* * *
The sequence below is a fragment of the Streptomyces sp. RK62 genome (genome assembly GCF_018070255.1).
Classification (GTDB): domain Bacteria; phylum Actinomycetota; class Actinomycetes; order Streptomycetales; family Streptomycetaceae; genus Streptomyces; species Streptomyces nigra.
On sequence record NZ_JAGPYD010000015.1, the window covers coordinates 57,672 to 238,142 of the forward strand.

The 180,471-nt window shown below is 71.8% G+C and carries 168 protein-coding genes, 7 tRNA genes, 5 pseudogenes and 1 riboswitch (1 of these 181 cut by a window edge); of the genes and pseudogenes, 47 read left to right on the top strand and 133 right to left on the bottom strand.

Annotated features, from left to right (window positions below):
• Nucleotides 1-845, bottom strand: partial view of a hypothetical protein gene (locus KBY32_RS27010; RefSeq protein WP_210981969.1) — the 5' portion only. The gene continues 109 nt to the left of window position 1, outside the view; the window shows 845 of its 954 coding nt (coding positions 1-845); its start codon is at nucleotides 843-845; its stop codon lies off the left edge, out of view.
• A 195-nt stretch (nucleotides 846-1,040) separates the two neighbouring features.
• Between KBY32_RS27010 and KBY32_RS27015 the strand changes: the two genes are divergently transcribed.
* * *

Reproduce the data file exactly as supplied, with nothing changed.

The sequence below is a fragment of the Streptomyces sp. RK62 genome (genome assembly GCF_018070255.1).
Classification (GTDB): domain Bacteria; phylum Actinomycetota; class Actinomycetes; order Streptomycetales; family Streptomycetaceae; genus Streptomyces; species Streptomyces nigra.
On sequence record NZ_JAGPYD010000015.1, the window covers coordinates 57,672 to 238,142 of the forward strand.

The 180,471-nt window shown below is 71.8% G+C and carries 168 protein-coding genes, 7 tRNA genes, 5 pseudogenes and 1 riboswitch (1 of these 181 cut by a window edge); of the genes and pseudogenes, 47 read left to right on the top strand and 133 right to left on the bottom strand.

Annotated features, from left to right (window positions below):
• Nucleotides 1-845, bottom strand: partial view of a hypothetical protein gene (locus KBY32_RS27010; RefSeq protein WP_210981969.1) — the 5' portion only. The gene continues 109 nt to the left of window position 1, outside the view; the window shows 845 of its 954 coding nt (coding positions 1-845); its start codon is at nucleotides 843-845; its stop codon lies off the left edge, out of view.
• A 195-nt stretch (nucleotides 846-1,040) separates the two neighbouring features.
• Between KBY32_RS27010 and KBY32_RS27015 the strand changes: the two genes are divergently transcribed.